How much cheaper was it for baby boomers to buy houses when they were young?
Here's some research I did:
- All numbers are for the Greater Vancouver / Metro Vancouver area.
- All dollars are adjusted to 2021 Canadian dollars.
- Downpayments in 1975 were actually 25%, but I made it 20% for simplicity.
- I used a mortgage calculator to get the payment estimates.
- Only 36% of Canadian families had dual incomes in 1976, in 2015 it was 69%. Family incomes haven't changed, but the rate of working women has doubled.
- Cost of living has risen dramatically as well, but I haven't included any of that data.
|Average Family Income||$80,124||$80,051||0%|
|Average House Price||$320,277||$1,262,600||+294%|
|Variable Mortgage Interest Rate||8.70%||2.15%||-75%|
|Estimated Monthly Mortgage Payments||$2,071||$4,350||+110%|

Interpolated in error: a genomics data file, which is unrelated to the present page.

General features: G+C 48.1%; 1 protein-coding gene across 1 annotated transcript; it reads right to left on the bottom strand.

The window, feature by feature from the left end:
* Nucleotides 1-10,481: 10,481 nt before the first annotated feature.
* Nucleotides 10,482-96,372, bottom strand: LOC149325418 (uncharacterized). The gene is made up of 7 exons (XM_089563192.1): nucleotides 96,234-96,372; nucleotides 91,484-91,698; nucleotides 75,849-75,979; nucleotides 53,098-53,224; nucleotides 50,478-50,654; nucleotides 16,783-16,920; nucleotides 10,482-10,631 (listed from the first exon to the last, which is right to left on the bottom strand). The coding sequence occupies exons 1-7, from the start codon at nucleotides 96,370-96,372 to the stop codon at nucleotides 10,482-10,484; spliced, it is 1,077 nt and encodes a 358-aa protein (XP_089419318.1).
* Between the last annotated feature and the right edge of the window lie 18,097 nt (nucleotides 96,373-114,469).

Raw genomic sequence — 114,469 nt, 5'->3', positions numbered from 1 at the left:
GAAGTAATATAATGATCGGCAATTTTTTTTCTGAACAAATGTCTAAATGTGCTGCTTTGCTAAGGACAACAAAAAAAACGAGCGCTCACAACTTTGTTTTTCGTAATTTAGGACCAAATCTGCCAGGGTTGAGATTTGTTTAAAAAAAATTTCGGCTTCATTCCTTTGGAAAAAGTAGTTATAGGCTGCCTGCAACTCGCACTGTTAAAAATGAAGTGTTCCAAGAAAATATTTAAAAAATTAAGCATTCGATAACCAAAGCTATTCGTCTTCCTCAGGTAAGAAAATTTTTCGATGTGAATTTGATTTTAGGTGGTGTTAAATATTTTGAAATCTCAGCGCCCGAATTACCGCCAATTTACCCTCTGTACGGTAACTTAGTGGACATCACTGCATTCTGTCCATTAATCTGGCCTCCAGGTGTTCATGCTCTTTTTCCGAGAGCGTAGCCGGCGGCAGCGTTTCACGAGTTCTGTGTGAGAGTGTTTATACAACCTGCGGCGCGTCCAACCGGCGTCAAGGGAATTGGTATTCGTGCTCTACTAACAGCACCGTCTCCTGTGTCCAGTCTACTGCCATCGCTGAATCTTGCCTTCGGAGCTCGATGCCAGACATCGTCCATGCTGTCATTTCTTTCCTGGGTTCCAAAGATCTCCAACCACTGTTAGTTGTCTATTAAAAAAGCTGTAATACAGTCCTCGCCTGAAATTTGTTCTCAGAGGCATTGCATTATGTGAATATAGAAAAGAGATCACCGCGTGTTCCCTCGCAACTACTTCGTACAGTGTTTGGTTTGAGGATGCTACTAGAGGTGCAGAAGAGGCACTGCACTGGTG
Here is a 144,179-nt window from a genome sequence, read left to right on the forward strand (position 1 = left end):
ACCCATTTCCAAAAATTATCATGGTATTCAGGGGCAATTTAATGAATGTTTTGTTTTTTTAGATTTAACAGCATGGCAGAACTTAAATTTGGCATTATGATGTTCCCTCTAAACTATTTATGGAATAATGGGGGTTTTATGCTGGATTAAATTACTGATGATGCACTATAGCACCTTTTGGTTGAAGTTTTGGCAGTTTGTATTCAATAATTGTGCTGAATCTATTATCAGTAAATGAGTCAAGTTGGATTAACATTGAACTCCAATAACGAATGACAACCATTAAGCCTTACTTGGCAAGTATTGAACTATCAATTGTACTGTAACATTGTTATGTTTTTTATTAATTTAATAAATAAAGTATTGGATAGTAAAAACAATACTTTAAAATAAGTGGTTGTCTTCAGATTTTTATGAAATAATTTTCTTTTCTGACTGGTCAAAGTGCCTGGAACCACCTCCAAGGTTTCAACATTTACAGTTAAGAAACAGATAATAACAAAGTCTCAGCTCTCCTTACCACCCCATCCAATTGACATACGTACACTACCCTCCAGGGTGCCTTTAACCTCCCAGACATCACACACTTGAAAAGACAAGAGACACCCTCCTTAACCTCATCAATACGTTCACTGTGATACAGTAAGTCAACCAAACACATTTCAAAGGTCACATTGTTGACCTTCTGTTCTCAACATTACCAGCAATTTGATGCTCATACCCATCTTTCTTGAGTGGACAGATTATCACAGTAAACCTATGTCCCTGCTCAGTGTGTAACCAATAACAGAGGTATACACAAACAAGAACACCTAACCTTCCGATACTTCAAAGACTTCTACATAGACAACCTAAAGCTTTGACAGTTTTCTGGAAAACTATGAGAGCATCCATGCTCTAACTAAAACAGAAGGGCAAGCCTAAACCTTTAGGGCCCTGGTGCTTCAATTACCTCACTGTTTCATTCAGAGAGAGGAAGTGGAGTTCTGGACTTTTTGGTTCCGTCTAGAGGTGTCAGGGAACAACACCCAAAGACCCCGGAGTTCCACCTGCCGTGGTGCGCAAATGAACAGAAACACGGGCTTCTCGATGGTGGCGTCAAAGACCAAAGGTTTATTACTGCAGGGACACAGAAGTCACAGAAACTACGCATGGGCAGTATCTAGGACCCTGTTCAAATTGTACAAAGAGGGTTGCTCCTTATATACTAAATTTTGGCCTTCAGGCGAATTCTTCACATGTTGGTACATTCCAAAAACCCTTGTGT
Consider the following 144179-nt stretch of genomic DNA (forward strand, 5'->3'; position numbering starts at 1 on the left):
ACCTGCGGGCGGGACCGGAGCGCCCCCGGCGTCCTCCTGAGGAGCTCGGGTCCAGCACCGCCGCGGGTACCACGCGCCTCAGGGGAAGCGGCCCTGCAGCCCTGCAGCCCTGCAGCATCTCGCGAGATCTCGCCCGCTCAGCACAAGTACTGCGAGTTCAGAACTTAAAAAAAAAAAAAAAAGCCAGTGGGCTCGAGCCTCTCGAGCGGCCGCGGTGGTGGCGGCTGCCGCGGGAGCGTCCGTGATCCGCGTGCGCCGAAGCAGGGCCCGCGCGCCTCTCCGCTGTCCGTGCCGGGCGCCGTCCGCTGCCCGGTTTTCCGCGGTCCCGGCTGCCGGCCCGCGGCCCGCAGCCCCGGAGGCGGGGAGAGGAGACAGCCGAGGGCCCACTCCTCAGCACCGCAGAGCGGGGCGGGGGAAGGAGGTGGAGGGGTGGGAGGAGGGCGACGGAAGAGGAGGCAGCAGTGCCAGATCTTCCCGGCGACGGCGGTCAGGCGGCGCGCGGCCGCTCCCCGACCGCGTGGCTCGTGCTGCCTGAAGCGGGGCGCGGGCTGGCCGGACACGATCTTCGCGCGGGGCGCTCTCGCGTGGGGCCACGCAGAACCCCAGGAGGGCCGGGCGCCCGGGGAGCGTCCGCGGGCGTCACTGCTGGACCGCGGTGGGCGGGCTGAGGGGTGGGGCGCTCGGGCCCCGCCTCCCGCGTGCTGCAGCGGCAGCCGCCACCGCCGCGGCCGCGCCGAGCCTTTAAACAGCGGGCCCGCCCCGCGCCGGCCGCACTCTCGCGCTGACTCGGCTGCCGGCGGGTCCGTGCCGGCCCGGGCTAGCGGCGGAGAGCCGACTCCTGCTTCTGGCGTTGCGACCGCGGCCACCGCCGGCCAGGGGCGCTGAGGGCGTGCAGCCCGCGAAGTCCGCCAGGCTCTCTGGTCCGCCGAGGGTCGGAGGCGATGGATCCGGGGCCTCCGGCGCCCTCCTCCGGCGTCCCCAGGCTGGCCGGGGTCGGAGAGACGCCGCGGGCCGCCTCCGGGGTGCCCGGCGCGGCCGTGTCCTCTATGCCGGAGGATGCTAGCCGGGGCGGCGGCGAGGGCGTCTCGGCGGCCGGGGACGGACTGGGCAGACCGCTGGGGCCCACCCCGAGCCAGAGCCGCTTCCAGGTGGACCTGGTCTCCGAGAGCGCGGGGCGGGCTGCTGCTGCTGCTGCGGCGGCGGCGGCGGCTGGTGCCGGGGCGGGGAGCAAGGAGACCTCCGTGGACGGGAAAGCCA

Imagine paying only $2,000 per month for a nice big home in Vancouver. Hilarious.
Obviously the Vancouver of 1975 is much different than modern Vancouver, but housing affordability has become a circus for young people. We have a much higher rate of working women yet total family incomes haven't changed.
Areas around Vancouver have had similar growth rates, so "just move to the suburbs" isn't a good answer.
For most people, real estate is an investment not a home. Low interest rates and skyrocketing prices has made a lot of baby boomers property rich. Home equity loans and other financing options have turned Canadian real estate into a retirement plan for the baby boomer generation.
So yeah, they had it pretty easy.